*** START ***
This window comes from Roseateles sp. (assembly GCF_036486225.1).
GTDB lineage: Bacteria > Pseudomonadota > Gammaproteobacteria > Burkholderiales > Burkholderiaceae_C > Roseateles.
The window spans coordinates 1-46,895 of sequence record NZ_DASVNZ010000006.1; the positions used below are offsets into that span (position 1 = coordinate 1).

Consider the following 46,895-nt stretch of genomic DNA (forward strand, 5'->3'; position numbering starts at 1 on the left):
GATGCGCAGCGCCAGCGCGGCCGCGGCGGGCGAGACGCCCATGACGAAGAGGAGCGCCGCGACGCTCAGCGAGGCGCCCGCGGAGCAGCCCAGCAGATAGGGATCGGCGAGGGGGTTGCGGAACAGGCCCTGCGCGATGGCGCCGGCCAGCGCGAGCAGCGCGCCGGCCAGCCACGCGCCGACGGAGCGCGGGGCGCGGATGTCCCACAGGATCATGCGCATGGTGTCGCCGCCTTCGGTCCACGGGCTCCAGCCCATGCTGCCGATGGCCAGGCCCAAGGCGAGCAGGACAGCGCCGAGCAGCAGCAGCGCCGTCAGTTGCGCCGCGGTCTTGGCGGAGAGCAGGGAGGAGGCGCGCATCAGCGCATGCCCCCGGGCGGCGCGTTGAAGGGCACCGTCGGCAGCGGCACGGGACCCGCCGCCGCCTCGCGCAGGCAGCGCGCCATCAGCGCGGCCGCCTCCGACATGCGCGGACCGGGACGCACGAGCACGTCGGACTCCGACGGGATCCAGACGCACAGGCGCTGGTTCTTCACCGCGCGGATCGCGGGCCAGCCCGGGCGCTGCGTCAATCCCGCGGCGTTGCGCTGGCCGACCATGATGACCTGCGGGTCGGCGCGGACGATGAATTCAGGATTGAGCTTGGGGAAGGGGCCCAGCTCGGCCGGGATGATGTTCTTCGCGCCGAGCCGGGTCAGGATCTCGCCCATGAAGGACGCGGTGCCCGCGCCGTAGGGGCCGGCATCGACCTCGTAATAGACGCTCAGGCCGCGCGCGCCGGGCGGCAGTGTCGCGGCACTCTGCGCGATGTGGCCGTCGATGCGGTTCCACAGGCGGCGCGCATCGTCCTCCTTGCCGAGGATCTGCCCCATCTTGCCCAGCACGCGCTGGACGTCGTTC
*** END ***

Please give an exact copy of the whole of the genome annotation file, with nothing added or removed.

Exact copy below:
This window comes from Roseateles sp. (assembly GCF_036486225.1).
GTDB lineage: Bacteria > Pseudomonadota > Gammaproteobacteria > Burkholderiales > Burkholderiaceae_C > Roseateles.
The window spans coordinates 1-46,895 of sequence record NZ_DASVNZ010000006.1; the positions used below are offsets into that span (position 1 = coordinate 1).

Consider the following 46,895-nt stretch of genomic DNA (forward strand, 5'->3'; position numbering starts at 1 on the left):
GATGCGCAGCGCCAGCGCGGCCGCGGCGGGCGAGACGCCCATGACGAAGAGGAGCGCCGCGACGCTCAGCGAGGCGCCCGCGGAGCAGCCCAGCAGATAGGGATCGGCGAGGGGGTTGCGGAACAGGCCCTGCGCGATGGCGCCGGCCAGCGCGAGCAGCGCGCCGGCCAGCCACGCGCCGACGGAGCGCGGGGCGCGGATGTCCCACAGGATCATGCGCATGGTGTCGCCGCCTTCGGTCCACGGGCTCCAGCCCATGCTGCCGATGGCCAGGCCCAAGGCGAGCAGGACAGCGCCGAGCAGCAGCAGCGCCGTCAGTTGCGCCGCGGTCTTGGCGGAGAGCAGGGAGGAGGCGCGCATCAGCGCATGCCCCCGGGCGGCGCGTTGAAGGGCACCGTCGGCAGCGGCACGGGACCCGCCGCCGCCTCGCGCAGGCAGCGCGCCATCAGCGCGGCCGCCTCCGACATGCGCGGACCGGGACGCACGAGCACGTCGGACTCCGACGGGATCCAGACGCACAGGCGCTGGTTCTTCACCGCGCGGATCGCGGGCCAGCCCGGGCGCTGCGTCAATCCCGCGGCGTTGCGCTGGCCGACCATGATGACCTGCGGGTCGGCGCGGACGATGAATTCAGGATTGAGCTTGGGGAAGGGGCCCAGCTCGGCCGGGATGATGTTCTTCGCGCCGAGCCGGGTCAGGATCTCGCCCATGAAGGACGCGGTGCCCGCGCCGTAGGGGCCGGCATCGACCTCGTAATAGACGCTCAGGCCGCGCGCGCCGGGCGGCAGTGTCGCGGCACTCTGCGCGATGTGGCCGTCGATGCGGTTCCACAGGCGGCGCGCATCGTCCTCCTTGCCGAGGATCTGCCCCATCTTGCCCAGCACGCGCTGGACGTCGTTC